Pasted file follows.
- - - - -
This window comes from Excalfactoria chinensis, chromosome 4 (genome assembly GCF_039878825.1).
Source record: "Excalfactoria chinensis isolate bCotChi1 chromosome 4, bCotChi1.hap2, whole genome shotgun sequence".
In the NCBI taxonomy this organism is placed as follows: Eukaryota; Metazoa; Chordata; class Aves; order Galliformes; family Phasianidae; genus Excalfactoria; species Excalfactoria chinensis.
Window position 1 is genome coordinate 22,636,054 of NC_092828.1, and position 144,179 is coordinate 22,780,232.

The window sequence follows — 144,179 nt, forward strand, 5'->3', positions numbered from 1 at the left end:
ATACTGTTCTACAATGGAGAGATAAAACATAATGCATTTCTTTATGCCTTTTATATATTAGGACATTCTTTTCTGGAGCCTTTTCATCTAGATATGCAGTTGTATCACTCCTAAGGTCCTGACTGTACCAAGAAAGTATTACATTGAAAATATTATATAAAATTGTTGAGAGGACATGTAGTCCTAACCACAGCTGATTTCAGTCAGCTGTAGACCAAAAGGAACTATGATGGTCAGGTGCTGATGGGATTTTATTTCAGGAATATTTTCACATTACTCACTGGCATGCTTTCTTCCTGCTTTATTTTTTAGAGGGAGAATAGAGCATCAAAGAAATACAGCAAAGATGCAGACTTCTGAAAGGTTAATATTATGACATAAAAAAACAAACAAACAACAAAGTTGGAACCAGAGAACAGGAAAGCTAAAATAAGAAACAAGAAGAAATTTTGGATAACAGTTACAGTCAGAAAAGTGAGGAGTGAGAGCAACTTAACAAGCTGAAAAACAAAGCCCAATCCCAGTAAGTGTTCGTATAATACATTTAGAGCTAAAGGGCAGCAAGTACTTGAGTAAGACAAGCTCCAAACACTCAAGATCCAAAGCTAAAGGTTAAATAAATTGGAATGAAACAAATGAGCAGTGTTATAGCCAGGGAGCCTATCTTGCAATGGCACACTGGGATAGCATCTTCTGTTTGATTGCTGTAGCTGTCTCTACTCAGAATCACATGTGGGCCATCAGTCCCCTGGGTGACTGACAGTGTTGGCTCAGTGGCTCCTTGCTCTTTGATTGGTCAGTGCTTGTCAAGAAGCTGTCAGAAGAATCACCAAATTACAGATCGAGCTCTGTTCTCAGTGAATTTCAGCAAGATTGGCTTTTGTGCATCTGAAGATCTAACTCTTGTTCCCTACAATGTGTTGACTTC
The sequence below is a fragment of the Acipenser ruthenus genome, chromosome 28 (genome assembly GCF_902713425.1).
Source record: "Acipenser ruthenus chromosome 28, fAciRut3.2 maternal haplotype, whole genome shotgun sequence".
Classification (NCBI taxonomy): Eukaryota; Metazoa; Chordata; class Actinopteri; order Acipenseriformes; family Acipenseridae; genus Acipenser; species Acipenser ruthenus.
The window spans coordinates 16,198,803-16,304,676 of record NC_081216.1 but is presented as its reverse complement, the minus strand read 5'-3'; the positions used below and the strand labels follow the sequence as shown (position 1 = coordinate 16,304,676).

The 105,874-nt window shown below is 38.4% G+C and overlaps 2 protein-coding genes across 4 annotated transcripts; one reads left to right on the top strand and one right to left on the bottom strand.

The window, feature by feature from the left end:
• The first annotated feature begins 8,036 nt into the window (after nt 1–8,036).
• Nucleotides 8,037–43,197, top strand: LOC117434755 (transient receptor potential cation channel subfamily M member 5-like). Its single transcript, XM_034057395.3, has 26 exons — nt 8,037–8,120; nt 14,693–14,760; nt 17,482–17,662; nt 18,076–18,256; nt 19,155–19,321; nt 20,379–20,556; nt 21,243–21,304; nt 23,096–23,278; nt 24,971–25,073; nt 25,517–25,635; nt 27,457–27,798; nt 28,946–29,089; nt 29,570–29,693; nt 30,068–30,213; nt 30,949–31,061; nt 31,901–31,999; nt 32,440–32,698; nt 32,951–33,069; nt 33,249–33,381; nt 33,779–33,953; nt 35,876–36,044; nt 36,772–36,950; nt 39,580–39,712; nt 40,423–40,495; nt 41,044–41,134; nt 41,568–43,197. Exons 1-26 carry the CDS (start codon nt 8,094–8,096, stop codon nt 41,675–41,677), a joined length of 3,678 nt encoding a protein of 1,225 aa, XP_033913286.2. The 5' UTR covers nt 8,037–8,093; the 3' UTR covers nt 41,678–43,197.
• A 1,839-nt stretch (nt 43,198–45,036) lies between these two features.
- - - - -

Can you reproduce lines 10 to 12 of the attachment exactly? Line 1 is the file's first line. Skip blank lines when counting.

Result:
The window spans coordinates 16,198,803-16,304,676 of record NC_081216.1 but is presented as its reverse complement, the minus strand read 5'-3'; the positions used below and the strand labels follow the sequence as shown (position 1 = coordinate 16,304,676).

The 105,874-nt window shown below is 38.4% G+C and overlaps 2 protein-coding genes across 4 annotated transcripts; one reads left to right on the top strand and one right to left on the bottom strand.

The window, feature by feature from the left end: